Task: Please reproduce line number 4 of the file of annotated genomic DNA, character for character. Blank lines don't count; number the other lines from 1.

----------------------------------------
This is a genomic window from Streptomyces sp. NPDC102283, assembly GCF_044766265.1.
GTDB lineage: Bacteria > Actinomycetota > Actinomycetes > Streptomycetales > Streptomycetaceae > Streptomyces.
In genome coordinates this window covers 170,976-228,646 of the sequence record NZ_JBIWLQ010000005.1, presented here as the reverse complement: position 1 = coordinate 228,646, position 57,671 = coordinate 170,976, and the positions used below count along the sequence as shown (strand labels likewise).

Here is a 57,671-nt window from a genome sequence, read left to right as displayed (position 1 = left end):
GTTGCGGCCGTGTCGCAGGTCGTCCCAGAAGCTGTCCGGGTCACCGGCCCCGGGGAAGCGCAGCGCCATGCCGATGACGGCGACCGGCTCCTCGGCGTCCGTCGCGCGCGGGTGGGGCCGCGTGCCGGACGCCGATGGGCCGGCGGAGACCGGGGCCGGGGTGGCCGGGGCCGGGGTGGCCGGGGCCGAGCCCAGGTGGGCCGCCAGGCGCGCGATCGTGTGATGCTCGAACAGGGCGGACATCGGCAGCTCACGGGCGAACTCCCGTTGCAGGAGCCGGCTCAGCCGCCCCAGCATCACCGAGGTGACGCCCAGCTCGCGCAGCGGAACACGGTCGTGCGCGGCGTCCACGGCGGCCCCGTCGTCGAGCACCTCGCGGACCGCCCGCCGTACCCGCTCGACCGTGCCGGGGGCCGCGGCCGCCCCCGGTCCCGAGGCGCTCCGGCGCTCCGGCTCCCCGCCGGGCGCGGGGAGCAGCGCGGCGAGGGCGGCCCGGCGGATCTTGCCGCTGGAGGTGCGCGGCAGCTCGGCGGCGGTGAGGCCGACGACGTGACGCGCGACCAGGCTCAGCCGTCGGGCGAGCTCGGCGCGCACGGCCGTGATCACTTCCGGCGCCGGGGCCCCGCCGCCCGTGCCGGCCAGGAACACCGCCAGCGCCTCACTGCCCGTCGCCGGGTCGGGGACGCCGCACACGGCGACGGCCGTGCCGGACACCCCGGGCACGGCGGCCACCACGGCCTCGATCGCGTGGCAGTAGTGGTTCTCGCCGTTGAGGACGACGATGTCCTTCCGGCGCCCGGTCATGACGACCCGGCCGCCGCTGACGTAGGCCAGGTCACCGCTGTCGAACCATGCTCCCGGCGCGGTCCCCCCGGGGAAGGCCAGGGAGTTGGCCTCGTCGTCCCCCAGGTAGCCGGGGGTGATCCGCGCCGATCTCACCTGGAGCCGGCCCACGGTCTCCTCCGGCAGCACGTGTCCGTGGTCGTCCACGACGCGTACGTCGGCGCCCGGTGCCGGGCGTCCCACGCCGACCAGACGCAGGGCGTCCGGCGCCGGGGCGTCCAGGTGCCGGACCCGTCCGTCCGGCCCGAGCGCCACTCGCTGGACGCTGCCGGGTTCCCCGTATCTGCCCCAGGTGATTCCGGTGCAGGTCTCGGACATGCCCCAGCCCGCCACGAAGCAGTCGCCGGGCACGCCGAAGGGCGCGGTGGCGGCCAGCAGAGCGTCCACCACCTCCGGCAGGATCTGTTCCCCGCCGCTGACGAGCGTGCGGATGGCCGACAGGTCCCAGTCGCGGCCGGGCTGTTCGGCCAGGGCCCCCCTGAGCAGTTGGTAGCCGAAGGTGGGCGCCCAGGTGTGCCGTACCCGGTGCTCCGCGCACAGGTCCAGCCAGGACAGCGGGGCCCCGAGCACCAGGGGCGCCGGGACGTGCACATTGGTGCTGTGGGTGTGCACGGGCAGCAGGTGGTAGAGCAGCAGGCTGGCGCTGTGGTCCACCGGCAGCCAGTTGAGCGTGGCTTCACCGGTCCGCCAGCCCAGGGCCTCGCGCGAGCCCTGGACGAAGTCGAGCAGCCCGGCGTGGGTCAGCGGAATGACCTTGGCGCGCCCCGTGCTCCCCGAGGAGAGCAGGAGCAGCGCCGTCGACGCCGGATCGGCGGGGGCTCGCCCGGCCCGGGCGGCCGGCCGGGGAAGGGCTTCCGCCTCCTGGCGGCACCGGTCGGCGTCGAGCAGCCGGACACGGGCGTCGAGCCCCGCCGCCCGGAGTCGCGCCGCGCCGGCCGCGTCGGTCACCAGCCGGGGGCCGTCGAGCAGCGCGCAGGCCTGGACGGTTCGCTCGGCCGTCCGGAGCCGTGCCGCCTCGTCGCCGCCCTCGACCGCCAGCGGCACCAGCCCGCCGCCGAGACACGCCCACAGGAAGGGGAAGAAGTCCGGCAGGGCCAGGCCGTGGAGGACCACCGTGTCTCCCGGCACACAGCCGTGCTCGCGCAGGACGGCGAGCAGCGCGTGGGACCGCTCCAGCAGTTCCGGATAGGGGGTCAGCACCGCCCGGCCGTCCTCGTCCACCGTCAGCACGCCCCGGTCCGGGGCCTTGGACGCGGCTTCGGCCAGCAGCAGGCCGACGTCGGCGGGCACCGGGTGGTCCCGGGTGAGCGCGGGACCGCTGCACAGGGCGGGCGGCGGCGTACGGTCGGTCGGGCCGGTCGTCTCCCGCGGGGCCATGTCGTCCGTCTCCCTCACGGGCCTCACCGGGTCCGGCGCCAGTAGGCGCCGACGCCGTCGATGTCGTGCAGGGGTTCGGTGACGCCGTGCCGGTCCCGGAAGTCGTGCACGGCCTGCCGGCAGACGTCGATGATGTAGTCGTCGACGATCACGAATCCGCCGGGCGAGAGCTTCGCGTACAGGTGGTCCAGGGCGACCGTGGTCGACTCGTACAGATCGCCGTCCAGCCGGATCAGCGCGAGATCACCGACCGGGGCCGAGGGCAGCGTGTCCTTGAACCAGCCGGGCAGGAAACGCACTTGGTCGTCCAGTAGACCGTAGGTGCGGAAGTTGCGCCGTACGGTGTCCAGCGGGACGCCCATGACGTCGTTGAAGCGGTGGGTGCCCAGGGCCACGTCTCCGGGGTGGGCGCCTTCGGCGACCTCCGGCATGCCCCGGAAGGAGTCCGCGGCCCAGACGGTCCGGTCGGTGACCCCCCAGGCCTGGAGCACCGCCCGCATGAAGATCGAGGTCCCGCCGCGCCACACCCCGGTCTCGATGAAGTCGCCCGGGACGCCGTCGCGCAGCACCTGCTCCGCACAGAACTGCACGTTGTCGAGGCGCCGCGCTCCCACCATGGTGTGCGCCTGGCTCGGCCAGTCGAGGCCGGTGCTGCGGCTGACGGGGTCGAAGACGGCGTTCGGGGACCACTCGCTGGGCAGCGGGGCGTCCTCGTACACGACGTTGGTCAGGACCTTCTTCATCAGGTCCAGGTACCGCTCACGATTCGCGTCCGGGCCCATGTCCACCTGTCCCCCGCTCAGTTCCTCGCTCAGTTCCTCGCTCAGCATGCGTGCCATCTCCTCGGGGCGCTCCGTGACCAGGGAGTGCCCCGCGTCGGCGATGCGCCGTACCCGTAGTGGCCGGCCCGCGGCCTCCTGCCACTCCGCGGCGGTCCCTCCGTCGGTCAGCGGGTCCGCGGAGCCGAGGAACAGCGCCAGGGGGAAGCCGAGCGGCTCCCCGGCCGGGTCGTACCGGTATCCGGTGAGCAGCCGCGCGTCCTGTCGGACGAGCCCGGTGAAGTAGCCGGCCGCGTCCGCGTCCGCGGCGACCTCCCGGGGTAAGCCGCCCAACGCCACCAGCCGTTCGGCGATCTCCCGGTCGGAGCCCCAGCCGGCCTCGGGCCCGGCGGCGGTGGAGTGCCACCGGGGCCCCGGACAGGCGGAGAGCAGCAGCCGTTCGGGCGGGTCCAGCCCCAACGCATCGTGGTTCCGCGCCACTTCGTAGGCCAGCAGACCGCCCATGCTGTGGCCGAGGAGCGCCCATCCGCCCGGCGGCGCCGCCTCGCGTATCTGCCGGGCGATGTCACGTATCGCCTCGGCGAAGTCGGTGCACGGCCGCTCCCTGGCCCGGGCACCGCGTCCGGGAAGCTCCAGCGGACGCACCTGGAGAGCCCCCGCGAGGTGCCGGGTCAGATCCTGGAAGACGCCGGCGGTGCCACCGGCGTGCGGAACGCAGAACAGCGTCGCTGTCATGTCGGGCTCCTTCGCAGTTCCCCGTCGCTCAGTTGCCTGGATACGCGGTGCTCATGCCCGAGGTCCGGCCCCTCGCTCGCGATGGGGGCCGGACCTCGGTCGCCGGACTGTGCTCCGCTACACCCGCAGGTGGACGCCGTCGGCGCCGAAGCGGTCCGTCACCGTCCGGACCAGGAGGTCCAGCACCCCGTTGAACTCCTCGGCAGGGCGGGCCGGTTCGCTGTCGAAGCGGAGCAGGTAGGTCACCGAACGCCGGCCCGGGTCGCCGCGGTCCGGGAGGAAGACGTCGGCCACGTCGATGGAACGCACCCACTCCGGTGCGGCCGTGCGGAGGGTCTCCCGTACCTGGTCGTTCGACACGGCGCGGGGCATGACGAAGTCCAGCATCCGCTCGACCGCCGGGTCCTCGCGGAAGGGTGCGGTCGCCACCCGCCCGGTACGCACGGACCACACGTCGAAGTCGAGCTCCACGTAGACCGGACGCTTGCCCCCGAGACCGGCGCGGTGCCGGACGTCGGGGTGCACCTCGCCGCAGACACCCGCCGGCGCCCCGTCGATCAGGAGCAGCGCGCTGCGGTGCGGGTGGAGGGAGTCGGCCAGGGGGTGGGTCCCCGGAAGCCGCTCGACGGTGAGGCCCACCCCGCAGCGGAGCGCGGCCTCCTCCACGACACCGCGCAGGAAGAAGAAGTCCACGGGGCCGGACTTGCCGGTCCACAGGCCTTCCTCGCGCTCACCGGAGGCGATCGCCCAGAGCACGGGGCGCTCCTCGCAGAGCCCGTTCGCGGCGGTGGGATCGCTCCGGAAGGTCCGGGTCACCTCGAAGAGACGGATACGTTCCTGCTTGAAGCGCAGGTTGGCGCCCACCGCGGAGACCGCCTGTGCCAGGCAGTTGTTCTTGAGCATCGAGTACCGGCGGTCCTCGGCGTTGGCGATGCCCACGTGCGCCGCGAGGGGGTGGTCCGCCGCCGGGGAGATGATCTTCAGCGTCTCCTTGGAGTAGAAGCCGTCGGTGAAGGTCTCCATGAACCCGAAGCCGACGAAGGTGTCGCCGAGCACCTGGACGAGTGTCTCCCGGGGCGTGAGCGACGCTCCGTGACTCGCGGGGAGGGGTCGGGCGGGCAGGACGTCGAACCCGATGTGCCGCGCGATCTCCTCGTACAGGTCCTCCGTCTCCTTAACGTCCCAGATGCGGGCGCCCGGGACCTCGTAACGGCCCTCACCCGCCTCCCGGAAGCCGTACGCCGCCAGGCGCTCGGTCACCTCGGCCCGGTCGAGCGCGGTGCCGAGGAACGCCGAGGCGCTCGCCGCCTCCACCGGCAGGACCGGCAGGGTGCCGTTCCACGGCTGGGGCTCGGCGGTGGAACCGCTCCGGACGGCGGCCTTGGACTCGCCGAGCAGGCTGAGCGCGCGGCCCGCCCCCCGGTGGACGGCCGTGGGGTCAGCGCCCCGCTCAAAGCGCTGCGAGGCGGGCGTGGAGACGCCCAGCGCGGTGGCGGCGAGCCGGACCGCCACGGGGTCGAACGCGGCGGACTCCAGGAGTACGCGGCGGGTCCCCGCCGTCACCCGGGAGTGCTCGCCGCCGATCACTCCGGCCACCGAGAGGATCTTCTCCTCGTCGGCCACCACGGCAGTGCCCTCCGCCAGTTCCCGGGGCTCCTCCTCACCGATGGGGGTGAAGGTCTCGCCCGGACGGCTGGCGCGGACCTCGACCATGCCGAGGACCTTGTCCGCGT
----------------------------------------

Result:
Here is a 57,671-nt window from a genome sequence, read left to right as displayed (position 1 = left end):